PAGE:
The neck wood came out beautiful. Prismatic maple. However beautiful, highly figured wood often doesn't make the for the best stability. The string tension put a pretty good face bow into the neck, but the truss rod pulled it back flat, no problem. First time I've had to crank a truss rod at full string tension...



The headstock is typical late 90's Ibanez style. Horribly layed out. All five strings break well off to the bass side of the headstock. There was a layer of flat white primer, and then some residual black, which took a while to sand clean. In the pic, it's not quite there.

bare head


It came out ok, though. The truss rod access cover was missing so I made one out of steel. Tuners are generic sealed tuners, found on 90% of the modern basses made. Ibanez, too.

head sun


Time to bolt on the neck and... somebody drilled the screw holes in the neck too big. Nice.
I picked up some steel 10-32 threaded inserts (for soft metals), drilled and tapped the holes, screwed them in. They come with a blob of epoxy putty smeared in the threads. I wiped it all out and coated them with a bit of wood glue instead. 10-32 is a pretty big insert, but this is a 5 string bass, so I wanted somethnig I won't have to think about. The body was countersunk for screw bushings and oval heads, but since I was using 10-32 bolts instead, I went with a thick SS washer and then a lock washer. It screwed down very solidly. I'll probably do this to all the basses and guitars I build from now on. So nice not worrying about stripping out a wood screw during the final few turns. I'd use 8-32 on a guitar, though.

bolt on


A set of 4" Alumitones Bass Bars fell into my lap, and they just happened to be the exact size of the soapbar routes (EMG 40's) in this body. I have a pair of soapbars, somewhere, but they're active pick-ups, and I could only locate one of them. Also, I didn't feel like popping for a preamp, and, this bass isn't routed for a battery box. So, passive it is!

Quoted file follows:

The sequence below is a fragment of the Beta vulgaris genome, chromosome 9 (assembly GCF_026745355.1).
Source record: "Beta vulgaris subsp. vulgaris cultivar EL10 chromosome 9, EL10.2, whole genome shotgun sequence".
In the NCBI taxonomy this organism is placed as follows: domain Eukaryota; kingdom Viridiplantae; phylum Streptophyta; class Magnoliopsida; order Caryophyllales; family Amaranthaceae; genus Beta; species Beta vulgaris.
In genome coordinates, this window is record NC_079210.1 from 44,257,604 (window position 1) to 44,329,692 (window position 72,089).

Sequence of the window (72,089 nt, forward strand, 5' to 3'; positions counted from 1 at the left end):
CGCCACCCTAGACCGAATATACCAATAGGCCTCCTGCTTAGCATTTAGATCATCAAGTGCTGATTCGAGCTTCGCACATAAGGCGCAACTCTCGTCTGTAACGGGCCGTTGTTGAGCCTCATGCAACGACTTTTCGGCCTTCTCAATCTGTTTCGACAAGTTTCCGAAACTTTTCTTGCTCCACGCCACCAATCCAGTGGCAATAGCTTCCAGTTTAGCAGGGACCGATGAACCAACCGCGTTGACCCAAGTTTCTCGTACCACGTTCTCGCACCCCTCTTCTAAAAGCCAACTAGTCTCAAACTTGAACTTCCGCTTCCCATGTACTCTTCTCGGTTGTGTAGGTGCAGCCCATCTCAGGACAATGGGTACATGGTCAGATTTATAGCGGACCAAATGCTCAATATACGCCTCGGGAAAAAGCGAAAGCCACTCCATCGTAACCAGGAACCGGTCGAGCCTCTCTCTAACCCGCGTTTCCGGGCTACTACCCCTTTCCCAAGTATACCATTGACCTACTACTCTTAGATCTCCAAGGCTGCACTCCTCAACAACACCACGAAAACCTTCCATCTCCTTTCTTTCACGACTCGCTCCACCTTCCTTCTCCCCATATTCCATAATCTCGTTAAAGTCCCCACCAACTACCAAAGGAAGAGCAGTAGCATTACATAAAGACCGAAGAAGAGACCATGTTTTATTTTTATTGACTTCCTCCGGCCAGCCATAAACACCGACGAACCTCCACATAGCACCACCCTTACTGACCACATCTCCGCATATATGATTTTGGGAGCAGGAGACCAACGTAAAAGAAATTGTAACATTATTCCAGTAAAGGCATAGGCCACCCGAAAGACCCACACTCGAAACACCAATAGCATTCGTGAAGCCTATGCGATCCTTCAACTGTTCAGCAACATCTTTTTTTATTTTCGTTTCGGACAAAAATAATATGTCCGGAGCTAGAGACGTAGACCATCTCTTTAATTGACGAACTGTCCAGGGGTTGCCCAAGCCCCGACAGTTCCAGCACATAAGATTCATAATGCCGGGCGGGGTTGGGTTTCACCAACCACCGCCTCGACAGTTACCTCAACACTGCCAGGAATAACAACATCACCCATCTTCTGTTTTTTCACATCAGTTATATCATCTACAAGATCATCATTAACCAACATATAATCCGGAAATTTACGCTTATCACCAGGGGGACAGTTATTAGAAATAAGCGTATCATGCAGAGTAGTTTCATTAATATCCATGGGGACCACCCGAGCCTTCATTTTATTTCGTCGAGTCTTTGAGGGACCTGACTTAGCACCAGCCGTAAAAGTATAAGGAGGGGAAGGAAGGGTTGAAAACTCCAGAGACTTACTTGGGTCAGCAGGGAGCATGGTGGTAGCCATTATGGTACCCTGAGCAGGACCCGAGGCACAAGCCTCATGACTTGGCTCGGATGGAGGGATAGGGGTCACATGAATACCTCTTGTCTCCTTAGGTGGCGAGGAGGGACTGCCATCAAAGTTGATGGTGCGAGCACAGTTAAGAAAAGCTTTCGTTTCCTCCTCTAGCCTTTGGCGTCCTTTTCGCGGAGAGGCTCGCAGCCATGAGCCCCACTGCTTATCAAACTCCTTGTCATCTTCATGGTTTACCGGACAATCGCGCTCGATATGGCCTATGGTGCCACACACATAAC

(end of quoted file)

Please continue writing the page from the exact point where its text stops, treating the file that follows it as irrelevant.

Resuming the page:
The Bass Bars are passive, and cool looking. However, when mounted you can see the route pocket underneath, so I painted the routes black.



One Alumitone in.



There was no control cavity cover in the box either, so, again, steel, polished up to mirror shiny.



Controls are: 2 volume, 1 master tone (0.047uf cap), 1 3-way pick-up switch. The pick-ups have taps, so I used push/pull volume pots. Pulled up = tapped. The body was drilled for junk small shaft pots, so they were reamed to regular size. Same with the jack socket.



The bridge was a generic bridge, found in the bottom of the junk box, still in it's little baggie. It works just fine, but is built offset. In the pic, you can see that the middle string is well offset to the bass side of the centerline. So, the bridge plate doesn't line up with the pickups, it sits about a quarter inch to the treble side. Looks funny. I may change it, later. Like the old Fender vintage bridges, this bridge plate needed two holes drilled up front for it to mount with solid body contact.



All done. Plays great. Has typical Ibanez string spacing (too close), so it takes a few mintes to get used to it. But then, it's a fast neck for runs and such. Guitar-like.
The Alumitones are dead quiet, full power and tapped. They are high output, very clean and very, very even across the frequency range. Bassy, but not boomy, mids are quite present but not in your face, and the highs are clear but not jabbing your eardrums out.
Good enough. On to the next one.